It will be one of the ironies that life lives to throw at us do much :)

    But it is a process that takes decades, and in the meantime we must enjoy the comedy.

  15. AaronB says:
    @German_reader

    I would like to say it takes lots of training, but it actually just flows spontaneously out of my unjust being :)

    • Replies: @AaronB
  16. @AaronB

    From LSD’s lips to your ears.

    • LOL: AaronB
  17. AaronB says:
    @Dmitry

    The American gov is almost nothing but idiots, but it is a different kind of idiocy – it is the idiocy of needing control over the entire world. Technical efficiency for purpose of control is highly promoted in America.

    I don’t think these Russians are idiotic, I think they just don’t care all that much – which is glorious, and hilarious.

  18. AaronB says:
    @AaronB

    Should have read “inmost” being.

    A funny autocorrect, though.

  19. This doesn’t pass any sort of smell test.

    In general, when a liberal tells you “Good day”, you should look above to check if the moon and the starts aren’t up. WP, Meduza, Bellingcat, all these have zero credibility and I don’t know why would anyone waste their time to take their claims seriously and fact check them. You can just assume it’s all bullshit and you will be right 99% of the time. Felix Keverich is right.

    Anatoly, just one thing – https://theins.ru/ is an actual fake news site. I heard of it recently when there were “news” about Kremlin listening devices in some conference room in Bulgaria (we had the EU “presidency” earlier this year) to spy on EU bureaucrats, shared by plenty of liberals, ukrainians and other retards on social media.

    And every single mention of this was leading to this one site. Not a single sorosoid media (of which we have plenty, including some of the biggest online news sources here, all openly financed by the “America for Bulgaria” foundation) picked it up, and I assure you, they would have 1000% picked that up if there was even a speck of truth in it. It would certainly be a huge scandal. That’s how I am certain that theins.ru is literal fake news.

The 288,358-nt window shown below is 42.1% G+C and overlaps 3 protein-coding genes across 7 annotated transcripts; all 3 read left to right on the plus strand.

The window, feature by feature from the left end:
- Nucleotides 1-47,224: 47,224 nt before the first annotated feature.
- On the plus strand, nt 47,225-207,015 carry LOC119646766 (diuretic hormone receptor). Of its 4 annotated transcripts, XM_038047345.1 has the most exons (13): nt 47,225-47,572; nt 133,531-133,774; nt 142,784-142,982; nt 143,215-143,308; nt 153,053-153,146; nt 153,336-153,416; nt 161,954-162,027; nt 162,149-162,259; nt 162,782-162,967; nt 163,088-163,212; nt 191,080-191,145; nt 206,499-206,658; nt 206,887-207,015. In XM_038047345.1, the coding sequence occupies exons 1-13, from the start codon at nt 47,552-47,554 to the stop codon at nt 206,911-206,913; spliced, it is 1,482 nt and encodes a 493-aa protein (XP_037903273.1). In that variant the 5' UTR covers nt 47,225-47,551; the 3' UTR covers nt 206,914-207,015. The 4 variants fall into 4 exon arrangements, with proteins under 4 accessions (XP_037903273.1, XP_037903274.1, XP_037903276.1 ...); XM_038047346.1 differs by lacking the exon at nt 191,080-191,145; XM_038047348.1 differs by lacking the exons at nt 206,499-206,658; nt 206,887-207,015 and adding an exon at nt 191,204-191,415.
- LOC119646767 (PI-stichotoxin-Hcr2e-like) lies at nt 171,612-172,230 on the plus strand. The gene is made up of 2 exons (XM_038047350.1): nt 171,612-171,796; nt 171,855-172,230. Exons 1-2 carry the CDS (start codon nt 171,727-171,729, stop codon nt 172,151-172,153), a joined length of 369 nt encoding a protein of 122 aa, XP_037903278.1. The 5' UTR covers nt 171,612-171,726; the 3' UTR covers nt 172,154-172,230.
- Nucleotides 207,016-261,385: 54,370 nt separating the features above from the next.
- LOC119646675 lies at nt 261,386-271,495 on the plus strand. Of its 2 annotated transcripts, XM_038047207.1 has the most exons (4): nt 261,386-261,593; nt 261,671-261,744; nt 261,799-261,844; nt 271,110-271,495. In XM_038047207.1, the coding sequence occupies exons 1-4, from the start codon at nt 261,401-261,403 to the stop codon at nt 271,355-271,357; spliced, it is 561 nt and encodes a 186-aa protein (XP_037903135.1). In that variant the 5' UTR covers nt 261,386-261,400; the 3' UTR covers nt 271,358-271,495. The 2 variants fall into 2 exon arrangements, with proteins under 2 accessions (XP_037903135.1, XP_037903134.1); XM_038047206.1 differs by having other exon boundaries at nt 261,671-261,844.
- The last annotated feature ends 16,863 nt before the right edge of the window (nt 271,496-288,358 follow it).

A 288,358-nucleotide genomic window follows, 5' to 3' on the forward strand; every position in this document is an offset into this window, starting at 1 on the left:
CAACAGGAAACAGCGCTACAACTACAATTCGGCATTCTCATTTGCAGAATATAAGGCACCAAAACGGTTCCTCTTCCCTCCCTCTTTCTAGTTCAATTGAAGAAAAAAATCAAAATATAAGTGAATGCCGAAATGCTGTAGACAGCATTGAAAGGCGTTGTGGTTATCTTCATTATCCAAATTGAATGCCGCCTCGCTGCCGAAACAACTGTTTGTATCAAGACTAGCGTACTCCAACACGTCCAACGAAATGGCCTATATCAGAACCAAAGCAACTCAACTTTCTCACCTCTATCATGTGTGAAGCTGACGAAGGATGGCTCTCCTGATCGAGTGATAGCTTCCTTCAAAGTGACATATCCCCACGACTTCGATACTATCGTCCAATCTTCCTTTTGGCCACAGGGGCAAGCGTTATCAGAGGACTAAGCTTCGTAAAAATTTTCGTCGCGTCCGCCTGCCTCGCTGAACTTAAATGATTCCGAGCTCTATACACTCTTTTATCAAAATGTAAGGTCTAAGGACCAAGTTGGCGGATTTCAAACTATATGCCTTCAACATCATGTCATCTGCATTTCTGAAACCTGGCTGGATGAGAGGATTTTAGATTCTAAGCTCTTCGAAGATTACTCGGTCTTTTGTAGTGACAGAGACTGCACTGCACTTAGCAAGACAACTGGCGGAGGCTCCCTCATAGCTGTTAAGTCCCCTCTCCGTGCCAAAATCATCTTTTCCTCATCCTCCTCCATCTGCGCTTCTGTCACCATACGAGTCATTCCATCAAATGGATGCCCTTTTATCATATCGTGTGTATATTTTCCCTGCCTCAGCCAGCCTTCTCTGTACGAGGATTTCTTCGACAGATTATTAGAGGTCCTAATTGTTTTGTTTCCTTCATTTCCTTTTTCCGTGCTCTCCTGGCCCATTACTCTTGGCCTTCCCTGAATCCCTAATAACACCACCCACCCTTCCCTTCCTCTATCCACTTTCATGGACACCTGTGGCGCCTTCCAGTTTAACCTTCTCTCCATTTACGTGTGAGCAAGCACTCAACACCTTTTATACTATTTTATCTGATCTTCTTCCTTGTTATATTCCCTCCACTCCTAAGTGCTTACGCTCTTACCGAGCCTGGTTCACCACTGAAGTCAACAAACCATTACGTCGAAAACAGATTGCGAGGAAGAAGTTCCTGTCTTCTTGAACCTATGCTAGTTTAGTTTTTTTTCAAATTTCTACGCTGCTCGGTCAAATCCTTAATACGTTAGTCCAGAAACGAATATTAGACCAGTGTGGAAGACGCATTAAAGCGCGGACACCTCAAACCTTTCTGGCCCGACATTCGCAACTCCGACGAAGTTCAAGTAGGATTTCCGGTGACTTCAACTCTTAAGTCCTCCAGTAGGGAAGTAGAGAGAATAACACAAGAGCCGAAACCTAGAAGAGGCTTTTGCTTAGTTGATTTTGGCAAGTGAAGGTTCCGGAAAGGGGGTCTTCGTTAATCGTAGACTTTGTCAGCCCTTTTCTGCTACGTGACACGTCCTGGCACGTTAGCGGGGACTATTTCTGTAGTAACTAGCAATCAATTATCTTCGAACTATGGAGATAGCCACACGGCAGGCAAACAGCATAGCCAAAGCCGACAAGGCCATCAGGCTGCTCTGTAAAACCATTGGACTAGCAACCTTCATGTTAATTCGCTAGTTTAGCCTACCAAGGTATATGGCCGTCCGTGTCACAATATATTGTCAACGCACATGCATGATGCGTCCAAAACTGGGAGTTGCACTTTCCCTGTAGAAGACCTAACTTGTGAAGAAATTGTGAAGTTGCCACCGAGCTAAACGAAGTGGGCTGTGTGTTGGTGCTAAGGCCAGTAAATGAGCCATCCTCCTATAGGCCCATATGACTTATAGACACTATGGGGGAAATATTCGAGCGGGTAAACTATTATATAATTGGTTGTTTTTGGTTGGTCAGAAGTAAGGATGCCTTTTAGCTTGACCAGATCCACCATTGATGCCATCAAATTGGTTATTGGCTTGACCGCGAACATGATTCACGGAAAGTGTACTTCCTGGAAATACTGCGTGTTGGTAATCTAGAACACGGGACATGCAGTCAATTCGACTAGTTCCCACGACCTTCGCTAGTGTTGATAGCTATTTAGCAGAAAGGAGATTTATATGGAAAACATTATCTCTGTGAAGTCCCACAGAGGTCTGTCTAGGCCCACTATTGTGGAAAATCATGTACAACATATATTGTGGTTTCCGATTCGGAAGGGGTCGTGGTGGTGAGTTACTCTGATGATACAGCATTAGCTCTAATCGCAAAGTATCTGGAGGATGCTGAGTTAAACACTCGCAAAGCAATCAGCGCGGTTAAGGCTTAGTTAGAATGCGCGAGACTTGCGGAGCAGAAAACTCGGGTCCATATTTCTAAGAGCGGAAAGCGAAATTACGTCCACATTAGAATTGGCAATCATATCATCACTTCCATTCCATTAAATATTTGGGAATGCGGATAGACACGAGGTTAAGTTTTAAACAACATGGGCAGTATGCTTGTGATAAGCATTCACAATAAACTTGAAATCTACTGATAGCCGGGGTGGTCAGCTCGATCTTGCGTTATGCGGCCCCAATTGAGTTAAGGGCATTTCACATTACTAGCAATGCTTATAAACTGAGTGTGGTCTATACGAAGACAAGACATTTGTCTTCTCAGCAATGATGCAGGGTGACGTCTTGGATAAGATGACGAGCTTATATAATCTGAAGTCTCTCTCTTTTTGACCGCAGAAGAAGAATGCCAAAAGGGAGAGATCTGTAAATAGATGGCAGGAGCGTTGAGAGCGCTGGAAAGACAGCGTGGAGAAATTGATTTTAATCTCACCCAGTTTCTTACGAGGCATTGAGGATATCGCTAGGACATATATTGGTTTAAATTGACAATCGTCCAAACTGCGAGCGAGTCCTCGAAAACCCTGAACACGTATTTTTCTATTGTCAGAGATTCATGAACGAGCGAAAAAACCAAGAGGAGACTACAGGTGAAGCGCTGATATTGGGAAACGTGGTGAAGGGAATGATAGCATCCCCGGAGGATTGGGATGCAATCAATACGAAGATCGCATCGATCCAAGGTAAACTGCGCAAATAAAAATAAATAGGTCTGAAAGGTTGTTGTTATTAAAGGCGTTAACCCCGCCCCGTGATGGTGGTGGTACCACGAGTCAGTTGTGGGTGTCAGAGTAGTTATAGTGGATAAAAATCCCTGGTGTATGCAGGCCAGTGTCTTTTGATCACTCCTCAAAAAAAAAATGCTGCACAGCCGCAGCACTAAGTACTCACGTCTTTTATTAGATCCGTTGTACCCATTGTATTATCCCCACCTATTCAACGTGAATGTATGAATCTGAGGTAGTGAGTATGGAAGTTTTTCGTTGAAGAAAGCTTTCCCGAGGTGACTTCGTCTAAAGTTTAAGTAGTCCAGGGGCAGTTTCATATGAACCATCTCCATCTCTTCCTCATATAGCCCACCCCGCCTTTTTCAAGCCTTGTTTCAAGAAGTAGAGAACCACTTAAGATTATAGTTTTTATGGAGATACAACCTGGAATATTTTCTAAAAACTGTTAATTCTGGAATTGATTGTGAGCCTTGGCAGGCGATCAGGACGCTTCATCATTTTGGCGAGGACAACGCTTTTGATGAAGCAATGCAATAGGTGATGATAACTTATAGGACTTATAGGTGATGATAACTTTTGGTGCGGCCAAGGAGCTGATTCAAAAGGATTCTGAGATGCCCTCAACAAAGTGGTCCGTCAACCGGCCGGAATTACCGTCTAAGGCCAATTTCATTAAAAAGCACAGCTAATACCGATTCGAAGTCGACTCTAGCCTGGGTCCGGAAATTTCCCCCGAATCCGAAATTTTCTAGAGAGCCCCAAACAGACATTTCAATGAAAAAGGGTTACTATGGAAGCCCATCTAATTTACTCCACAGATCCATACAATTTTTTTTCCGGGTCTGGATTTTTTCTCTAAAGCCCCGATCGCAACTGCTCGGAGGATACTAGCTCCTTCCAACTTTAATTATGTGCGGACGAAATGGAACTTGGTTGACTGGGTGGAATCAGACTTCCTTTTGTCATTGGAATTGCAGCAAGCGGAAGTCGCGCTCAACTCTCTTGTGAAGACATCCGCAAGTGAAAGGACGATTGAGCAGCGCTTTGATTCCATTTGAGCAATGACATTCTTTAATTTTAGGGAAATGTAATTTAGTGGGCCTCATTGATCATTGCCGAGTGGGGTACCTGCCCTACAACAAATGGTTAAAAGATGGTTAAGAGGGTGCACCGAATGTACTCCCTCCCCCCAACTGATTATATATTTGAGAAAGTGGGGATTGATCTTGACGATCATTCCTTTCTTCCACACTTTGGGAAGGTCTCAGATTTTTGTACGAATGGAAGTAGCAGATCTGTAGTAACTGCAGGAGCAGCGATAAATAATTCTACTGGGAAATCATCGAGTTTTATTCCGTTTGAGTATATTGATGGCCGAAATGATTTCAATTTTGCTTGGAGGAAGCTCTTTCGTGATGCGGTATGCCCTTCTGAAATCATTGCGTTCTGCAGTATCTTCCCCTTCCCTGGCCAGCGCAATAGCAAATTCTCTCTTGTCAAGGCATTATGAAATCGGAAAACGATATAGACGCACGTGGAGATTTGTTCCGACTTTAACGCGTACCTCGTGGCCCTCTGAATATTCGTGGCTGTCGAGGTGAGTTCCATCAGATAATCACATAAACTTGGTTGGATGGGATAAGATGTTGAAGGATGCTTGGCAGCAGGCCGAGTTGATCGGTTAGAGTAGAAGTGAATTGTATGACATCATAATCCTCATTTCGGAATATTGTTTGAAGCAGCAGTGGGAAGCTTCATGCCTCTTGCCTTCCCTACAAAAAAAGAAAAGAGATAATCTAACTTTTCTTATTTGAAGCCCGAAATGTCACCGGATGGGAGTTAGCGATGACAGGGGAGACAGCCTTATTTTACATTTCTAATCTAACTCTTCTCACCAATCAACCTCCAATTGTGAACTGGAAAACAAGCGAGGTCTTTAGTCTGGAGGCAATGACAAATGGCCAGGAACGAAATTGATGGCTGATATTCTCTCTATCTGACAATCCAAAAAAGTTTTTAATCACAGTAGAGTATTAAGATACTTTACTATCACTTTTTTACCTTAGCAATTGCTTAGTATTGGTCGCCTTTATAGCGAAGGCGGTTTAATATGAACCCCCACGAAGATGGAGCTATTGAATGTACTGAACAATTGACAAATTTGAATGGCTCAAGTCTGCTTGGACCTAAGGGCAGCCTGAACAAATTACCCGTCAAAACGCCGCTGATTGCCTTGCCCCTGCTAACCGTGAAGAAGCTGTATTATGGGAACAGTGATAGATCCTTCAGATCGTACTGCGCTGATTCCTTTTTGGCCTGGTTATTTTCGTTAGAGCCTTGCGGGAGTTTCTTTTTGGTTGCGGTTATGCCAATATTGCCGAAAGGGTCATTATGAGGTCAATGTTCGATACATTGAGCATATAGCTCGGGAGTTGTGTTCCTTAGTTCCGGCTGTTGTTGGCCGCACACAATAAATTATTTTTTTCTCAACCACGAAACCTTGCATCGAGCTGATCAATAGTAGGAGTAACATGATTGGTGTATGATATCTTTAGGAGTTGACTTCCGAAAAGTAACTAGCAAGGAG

• Replies: @Felix Keverich
  20. Talha says:
    @AaronB

    Most European states were small and insecure so could not help becoming assimilated to the borg, once it appeared. Russia was vast enough and peripheral enough to not feel this sense of existential insecurity…

    Hmmm, I never thought about this, but it is true enough that Russia is a massive nation, the largest by land area and has tons of resources and plenty of internal room to spare. And of course being a multi-cultural, multi-ethnic and multi-faith (at least since Empress Catherine) nation for a long, long time. They truly have a unique place in the world and perspective.

    enjoy the comedy.

    I remember my childhood and waiting with anticipation whenever my dad would go out and rent one of those Jerry Lewis movies. He loved the guy’s antics and so did my brother and I. Though I don’t know if I enjoyed the film as much as my dad breaking out into fits of laughter to the point of tears.

    Peace.

    • Replies: @AaronB
    , @Daniel Chieh
  21. AaronB says:
    @Talha

    I an evolving toward the perspective that all life is a Jerry Lewis film :)

    I think humor may be the most metaphysically profound stance one can take, although I realize you probably won’t agree with me.

  22. @Talha

    The ability of people to talk about the inner soul of Russians without ever been in the country, speak the language, or even intimately close to Russian friends is truly the mark of exceptional people of an exceptional country.

    • Replies: @Talha
  23. utu says:

    About stereotype of Russians as Asiatics I found this paper:

    Russians as Asiatics: Memory about the Present by DMITRY SHLAPENTOKH
    European Review, Vol. 21, No. 1, 41–55 r 2013 Academia Europæa

    It looks like the stereotype came mostly form France.

    It occurred to me to look into the definition of Turanian civilization (which is kind of Asiatic) which according to Koneczny Russians haven’t transcended because they were mixed with the Byzantine civilization which retarded their progress towards the Latin civilization. Both Fins and Magyars succeeded transcending their Turanian roots and became Latin, which according to Koneczny is what basically is our Western civilization and is the best, obviously. Here from wiki: